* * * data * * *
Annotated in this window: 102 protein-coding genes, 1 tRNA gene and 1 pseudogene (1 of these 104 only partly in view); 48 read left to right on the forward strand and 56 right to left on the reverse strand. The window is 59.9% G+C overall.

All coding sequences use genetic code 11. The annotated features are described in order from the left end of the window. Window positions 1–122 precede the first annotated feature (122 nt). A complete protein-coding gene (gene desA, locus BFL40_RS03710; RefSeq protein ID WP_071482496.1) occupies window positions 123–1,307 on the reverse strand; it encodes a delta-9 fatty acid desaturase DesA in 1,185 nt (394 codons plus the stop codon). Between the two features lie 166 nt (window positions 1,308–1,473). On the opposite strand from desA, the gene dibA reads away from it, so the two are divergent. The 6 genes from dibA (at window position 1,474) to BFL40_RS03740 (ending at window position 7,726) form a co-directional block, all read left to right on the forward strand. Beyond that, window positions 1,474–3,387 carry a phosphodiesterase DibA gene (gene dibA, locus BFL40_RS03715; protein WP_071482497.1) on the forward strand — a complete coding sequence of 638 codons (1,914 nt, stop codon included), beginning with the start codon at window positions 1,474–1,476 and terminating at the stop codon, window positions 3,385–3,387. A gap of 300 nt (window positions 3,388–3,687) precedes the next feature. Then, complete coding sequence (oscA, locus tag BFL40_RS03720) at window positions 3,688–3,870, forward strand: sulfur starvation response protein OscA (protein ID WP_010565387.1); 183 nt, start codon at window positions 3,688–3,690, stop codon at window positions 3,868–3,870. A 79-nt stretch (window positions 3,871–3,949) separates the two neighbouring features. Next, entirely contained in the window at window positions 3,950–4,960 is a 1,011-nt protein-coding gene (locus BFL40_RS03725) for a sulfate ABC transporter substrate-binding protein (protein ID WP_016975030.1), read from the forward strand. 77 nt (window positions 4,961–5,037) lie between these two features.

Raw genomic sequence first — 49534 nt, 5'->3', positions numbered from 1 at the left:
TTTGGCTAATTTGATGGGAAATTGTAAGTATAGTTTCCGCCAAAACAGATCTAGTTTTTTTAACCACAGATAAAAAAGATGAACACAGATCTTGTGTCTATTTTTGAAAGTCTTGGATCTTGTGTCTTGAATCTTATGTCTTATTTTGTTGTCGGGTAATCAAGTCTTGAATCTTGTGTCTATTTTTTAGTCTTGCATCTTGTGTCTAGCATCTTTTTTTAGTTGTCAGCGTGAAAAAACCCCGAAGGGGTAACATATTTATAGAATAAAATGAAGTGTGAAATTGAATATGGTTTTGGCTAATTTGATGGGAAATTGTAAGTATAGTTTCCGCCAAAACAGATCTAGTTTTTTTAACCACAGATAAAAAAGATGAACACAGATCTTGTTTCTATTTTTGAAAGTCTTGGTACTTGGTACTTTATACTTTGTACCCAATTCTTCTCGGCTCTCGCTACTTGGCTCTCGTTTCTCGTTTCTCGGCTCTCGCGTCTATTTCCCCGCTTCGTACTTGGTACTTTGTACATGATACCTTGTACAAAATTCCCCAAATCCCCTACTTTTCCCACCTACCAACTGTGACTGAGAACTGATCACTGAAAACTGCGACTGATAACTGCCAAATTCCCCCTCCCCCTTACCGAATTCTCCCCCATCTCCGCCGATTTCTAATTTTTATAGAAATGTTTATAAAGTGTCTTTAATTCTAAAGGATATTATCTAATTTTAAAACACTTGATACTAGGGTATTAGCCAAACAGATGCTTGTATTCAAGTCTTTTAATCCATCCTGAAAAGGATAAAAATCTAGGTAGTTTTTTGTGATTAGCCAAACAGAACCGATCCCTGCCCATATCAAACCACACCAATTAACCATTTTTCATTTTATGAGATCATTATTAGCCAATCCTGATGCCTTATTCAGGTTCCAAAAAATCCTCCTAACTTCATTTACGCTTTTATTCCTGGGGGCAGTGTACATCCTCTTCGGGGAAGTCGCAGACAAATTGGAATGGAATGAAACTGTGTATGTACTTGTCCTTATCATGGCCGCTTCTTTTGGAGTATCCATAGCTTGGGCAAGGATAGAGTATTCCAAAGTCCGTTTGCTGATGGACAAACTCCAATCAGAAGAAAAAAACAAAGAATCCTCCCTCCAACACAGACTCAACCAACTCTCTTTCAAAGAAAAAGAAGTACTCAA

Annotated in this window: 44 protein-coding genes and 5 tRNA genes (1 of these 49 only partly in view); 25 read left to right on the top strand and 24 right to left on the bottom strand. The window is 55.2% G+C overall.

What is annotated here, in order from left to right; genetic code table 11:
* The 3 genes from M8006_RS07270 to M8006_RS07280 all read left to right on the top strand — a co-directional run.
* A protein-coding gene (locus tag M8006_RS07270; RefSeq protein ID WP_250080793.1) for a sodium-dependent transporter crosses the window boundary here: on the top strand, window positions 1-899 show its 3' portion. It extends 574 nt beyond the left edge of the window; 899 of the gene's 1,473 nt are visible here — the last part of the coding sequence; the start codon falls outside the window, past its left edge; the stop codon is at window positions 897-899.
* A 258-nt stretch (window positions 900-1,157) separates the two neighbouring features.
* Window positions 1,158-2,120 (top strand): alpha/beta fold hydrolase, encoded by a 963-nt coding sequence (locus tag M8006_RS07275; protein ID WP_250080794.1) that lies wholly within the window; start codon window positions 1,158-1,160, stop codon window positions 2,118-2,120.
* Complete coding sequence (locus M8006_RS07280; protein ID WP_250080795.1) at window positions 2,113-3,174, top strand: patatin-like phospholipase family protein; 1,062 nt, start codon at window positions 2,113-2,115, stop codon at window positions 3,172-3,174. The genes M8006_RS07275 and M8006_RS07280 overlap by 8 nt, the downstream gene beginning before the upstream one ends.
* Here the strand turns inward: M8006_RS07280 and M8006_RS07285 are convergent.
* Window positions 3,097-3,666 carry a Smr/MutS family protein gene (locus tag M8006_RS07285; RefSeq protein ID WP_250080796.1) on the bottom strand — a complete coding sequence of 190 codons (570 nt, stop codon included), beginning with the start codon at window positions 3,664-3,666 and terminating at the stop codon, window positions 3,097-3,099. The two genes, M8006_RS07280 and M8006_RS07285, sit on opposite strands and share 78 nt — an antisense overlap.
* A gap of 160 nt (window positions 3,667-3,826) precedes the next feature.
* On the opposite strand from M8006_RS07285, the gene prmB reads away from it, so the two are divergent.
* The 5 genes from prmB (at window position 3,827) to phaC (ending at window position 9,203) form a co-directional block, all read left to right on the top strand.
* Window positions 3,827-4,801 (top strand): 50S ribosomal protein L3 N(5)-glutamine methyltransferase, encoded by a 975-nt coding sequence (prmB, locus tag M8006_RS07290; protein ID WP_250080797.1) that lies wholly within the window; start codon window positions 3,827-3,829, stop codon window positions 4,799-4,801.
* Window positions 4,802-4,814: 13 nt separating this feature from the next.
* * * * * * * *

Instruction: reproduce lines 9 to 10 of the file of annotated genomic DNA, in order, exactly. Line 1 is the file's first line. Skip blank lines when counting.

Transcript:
* A 258-nt stretch (window positions 900-1,157) separates the two neighbouring features.
* Window positions 1,158-2,120 (top strand): alpha/beta fold hydrolase, encoded by a 963-nt coding sequence (locus tag M8006_RS07275; protein ID WP_250080794.1) that lies wholly within the window; start codon window positions 1,158-1,160, stop codon window positions 2,118-2,120.